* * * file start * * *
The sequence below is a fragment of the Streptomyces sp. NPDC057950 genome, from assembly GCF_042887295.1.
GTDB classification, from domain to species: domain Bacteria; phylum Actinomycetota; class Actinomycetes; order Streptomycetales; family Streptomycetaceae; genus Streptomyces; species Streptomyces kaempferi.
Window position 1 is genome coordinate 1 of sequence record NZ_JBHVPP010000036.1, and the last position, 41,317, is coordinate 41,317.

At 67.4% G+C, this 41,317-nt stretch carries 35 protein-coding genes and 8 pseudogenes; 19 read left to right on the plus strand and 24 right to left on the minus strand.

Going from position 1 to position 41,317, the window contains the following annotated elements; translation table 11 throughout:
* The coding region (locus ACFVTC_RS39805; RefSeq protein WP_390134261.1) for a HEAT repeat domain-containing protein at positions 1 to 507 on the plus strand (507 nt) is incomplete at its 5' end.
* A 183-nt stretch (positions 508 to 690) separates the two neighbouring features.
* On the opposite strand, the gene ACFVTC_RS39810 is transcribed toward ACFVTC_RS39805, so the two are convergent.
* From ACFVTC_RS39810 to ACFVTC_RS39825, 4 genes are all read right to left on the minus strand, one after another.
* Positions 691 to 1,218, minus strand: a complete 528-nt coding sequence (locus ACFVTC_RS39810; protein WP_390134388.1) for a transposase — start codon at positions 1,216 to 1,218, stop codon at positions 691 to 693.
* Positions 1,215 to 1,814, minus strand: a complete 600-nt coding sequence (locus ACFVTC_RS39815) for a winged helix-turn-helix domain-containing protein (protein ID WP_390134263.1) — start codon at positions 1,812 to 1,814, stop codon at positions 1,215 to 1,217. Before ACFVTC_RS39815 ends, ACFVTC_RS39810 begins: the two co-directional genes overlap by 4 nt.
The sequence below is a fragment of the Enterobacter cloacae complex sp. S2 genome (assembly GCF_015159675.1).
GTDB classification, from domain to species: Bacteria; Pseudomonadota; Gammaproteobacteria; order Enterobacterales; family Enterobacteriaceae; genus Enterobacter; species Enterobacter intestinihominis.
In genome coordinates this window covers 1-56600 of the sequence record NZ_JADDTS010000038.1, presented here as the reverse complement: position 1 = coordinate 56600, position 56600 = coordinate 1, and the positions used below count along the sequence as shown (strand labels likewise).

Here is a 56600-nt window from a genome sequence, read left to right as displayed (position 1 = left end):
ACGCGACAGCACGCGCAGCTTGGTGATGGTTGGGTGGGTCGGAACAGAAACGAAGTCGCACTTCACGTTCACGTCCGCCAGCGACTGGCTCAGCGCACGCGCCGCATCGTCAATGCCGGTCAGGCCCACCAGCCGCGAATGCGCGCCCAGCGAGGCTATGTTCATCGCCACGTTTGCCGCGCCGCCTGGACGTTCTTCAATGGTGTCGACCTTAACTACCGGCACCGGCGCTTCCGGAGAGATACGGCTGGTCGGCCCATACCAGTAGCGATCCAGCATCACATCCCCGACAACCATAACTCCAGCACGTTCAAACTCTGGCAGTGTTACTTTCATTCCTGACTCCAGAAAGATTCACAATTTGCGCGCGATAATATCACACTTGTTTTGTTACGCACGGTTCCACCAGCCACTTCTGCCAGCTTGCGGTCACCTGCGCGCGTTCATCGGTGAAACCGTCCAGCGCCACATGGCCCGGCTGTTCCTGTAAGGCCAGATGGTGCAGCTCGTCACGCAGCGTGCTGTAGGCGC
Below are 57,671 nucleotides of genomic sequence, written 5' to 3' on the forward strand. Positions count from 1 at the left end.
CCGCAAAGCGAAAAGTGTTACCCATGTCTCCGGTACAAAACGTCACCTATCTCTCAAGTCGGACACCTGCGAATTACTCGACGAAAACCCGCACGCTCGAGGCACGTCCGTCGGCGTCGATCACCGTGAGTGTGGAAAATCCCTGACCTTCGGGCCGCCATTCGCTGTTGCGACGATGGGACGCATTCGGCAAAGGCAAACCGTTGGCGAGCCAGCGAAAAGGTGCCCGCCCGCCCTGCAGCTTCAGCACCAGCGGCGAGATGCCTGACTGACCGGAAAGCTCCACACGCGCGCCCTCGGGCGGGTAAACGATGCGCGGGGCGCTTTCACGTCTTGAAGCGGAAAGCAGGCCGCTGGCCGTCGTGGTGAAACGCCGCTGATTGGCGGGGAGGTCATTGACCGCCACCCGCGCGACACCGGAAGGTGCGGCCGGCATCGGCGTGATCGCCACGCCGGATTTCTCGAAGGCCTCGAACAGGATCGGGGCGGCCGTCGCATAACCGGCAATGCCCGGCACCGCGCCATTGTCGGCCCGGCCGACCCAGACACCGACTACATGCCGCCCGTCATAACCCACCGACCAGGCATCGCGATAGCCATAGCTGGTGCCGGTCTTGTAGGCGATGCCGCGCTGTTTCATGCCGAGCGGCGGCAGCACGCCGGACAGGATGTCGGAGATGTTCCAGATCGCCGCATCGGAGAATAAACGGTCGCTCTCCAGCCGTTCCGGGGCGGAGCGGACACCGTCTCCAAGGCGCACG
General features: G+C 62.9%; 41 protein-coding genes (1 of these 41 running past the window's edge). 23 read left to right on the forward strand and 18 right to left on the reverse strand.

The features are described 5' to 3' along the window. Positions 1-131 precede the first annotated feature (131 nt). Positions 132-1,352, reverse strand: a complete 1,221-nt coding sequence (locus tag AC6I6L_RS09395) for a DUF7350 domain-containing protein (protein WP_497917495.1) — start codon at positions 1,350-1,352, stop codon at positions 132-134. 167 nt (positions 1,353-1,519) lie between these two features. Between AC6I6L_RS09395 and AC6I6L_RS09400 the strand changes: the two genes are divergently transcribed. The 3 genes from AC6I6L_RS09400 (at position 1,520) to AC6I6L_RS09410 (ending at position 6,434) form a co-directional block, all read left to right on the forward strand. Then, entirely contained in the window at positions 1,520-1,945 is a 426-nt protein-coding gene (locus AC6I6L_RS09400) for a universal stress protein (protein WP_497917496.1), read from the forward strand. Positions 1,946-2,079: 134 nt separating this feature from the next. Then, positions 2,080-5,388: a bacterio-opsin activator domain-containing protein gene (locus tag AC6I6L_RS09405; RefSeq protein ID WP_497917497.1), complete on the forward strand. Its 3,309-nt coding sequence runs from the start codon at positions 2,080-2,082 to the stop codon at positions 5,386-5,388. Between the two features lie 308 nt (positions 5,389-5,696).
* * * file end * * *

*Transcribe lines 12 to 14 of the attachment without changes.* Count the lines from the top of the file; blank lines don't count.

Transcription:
The sequence below is a fragment of the Enterobacter cloacae complex sp. S2 genome (assembly GCF_015159675.1).
GTDB classification, from domain to species: Bacteria; Pseudomonadota; Gammaproteobacteria; order Enterobacterales; family Enterobacteriaceae; genus Enterobacter; species Enterobacter intestinihominis.
In genome coordinates this window covers 1-56600 of the sequence record NZ_JADDTS010000038.1, presented here as the reverse complement: position 1 = coordinate 56600, position 56600 = coordinate 1, and the positions used below count along the sequence as shown (strand labels likewise).